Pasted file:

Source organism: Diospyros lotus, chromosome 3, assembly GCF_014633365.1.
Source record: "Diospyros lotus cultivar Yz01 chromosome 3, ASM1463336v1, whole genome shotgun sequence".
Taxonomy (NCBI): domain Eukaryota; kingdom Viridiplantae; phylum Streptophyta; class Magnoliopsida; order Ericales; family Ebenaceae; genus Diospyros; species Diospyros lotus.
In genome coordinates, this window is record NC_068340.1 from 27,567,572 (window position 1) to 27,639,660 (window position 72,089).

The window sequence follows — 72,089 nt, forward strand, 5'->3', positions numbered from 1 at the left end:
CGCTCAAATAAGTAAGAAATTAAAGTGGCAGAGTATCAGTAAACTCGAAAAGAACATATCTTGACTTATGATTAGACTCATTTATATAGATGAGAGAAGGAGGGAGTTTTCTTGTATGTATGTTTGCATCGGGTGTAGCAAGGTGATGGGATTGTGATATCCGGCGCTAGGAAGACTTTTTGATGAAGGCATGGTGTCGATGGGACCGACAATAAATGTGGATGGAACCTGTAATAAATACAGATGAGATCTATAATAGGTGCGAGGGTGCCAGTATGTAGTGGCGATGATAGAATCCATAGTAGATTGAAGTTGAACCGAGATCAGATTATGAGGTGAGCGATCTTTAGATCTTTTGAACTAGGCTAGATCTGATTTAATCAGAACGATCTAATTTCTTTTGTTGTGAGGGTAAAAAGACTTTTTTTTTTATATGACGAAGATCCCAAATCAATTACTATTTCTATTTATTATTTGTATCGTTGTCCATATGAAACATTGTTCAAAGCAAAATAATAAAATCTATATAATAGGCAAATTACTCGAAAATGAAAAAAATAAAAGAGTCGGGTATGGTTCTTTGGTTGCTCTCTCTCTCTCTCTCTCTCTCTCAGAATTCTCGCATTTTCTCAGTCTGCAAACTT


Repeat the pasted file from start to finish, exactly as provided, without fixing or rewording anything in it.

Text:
Source organism: Diospyros lotus, chromosome 3, assembly GCF_014633365.1.
Source record: "Diospyros lotus cultivar Yz01 chromosome 3, ASM1463336v1, whole genome shotgun sequence".
Taxonomy (NCBI): domain Eukaryota; kingdom Viridiplantae; phylum Streptophyta; class Magnoliopsida; order Ericales; family Ebenaceae; genus Diospyros; species Diospyros lotus.
In genome coordinates, this window is record NC_068340.1 from 27,567,572 (window position 1) to 27,639,660 (window position 72,089).

The window sequence follows — 72,089 nt, forward strand, 5'->3', positions numbered from 1 at the left end:
CGCTCAAATAAGTAAGAAATTAAAGTGGCAGAGTATCAGTAAACTCGAAAAGAACATATCTTGACTTATGATTAGACTCATTTATATAGATGAGAGAAGGAGGGAGTTTTCTTGTATGTATGTTTGCATCGGGTGTAGCAAGGTGATGGGATTGTGATATCCGGCGCTAGGAAGACTTTTTGATGAAGGCATGGTGTCGATGGGACCGACAATAAATGTGGATGGAACCTGTAATAAATACAGATGAGATCTATAATAGGTGCGAGGGTGCCAGTATGTAGTGGCGATGATAGAATCCATAGTAGATTGAAGTTGAACCGAGATCAGATTATGAGGTGAGCGATCTTTAGATCTTTTGAACTAGGCTAGATCTGATTTAATCAGAACGATCTAATTTCTTTTGTTGTGAGGGTAAAAAGACTTTTTTTTTTATATGACGAAGATCCCAAATCAATTACTATTTCTATTTATTATTTGTATCGTTGTCCATATGAAACATTGTTCAAAGCAAAATAATAAAATCTATATAATAGGCAAATTACTCGAAAATGAAAAAAATAAAAGAGTCGGGTATGGTTCTTTGGTTGCTCTCTCTCTCTCTCTCTCTCTCTCAGAATTCTCGCATTTTCTCAGTCTGCAAACTT